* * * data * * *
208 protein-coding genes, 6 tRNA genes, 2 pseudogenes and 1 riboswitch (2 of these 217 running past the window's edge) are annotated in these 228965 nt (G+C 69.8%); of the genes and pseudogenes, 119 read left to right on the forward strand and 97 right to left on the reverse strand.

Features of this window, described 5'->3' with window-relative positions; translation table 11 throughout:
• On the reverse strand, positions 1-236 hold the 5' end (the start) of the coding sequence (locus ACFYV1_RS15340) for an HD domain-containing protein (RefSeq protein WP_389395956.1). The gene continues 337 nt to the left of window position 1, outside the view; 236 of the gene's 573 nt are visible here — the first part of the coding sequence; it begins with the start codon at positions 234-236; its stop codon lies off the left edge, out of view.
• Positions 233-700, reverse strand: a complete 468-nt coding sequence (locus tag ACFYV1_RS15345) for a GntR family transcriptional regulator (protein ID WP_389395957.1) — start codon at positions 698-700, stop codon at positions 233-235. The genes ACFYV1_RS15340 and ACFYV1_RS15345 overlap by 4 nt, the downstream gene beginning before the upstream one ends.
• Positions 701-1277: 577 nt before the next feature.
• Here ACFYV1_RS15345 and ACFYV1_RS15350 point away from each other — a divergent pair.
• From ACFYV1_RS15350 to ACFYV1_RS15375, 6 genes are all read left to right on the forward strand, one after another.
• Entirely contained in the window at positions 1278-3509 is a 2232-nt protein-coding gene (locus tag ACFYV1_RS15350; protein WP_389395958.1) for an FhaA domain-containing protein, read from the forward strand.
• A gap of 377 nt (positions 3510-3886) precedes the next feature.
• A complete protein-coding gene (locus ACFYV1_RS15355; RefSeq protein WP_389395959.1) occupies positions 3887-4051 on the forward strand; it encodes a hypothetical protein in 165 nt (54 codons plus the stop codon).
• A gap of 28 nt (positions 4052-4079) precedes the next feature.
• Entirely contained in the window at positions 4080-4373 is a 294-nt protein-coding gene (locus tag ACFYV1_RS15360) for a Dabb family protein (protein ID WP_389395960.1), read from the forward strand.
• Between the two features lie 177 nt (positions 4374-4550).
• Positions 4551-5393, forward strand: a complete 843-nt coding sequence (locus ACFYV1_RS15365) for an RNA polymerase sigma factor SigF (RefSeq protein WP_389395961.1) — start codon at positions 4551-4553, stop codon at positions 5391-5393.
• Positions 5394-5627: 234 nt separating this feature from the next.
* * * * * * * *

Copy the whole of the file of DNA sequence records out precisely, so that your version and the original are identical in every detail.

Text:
208 protein-coding genes, 6 tRNA genes, 2 pseudogenes and 1 riboswitch (2 of these 217 running past the window's edge) are annotated in these 228965 nt (G+C 69.8%); of the genes and pseudogenes, 119 read left to right on the forward strand and 97 right to left on the reverse strand.

Features of this window, described 5'->3' with window-relative positions; translation table 11 throughout:
• On the reverse strand, positions 1-236 hold the 5' end (the start) of the coding sequence (locus ACFYV1_RS15340) for an HD domain-containing protein (RefSeq protein WP_389395956.1). The gene continues 337 nt to the left of window position 1, outside the view; 236 of the gene's 573 nt are visible here — the first part of the coding sequence; it begins with the start codon at positions 234-236; its stop codon lies off the left edge, out of view.
• Positions 233-700, reverse strand: a complete 468-nt coding sequence (locus tag ACFYV1_RS15345) for a GntR family transcriptional regulator (protein ID WP_389395957.1) — start codon at positions 698-700, stop codon at positions 233-235. The genes ACFYV1_RS15340 and ACFYV1_RS15345 overlap by 4 nt, the downstream gene beginning before the upstream one ends.
• Positions 701-1277: 577 nt before the next feature.
• Here ACFYV1_RS15345 and ACFYV1_RS15350 point away from each other — a divergent pair.
• From ACFYV1_RS15350 to ACFYV1_RS15375, 6 genes are all read left to right on the forward strand, one after another.
• Entirely contained in the window at positions 1278-3509 is a 2232-nt protein-coding gene (locus tag ACFYV1_RS15350; protein WP_389395958.1) for an FhaA domain-containing protein, read from the forward strand.
• A gap of 377 nt (positions 3510-3886) precedes the next feature.
• A complete protein-coding gene (locus ACFYV1_RS15355; RefSeq protein WP_389395959.1) occupies positions 3887-4051 on the forward strand; it encodes a hypothetical protein in 165 nt (54 codons plus the stop codon).
• A gap of 28 nt (positions 4052-4079) precedes the next feature.
• Entirely contained in the window at positions 4080-4373 is a 294-nt protein-coding gene (locus tag ACFYV1_RS15360) for a Dabb family protein (protein ID WP_389395960.1), read from the forward strand.
• Between the two features lie 177 nt (positions 4374-4550).
• Positions 4551-5393, forward strand: a complete 843-nt coding sequence (locus ACFYV1_RS15365) for an RNA polymerase sigma factor SigF (RefSeq protein WP_389395961.1) — start codon at positions 4551-4553, stop codon at positions 5391-5393.
• Positions 5394-5627: 234 nt separating this feature from the next.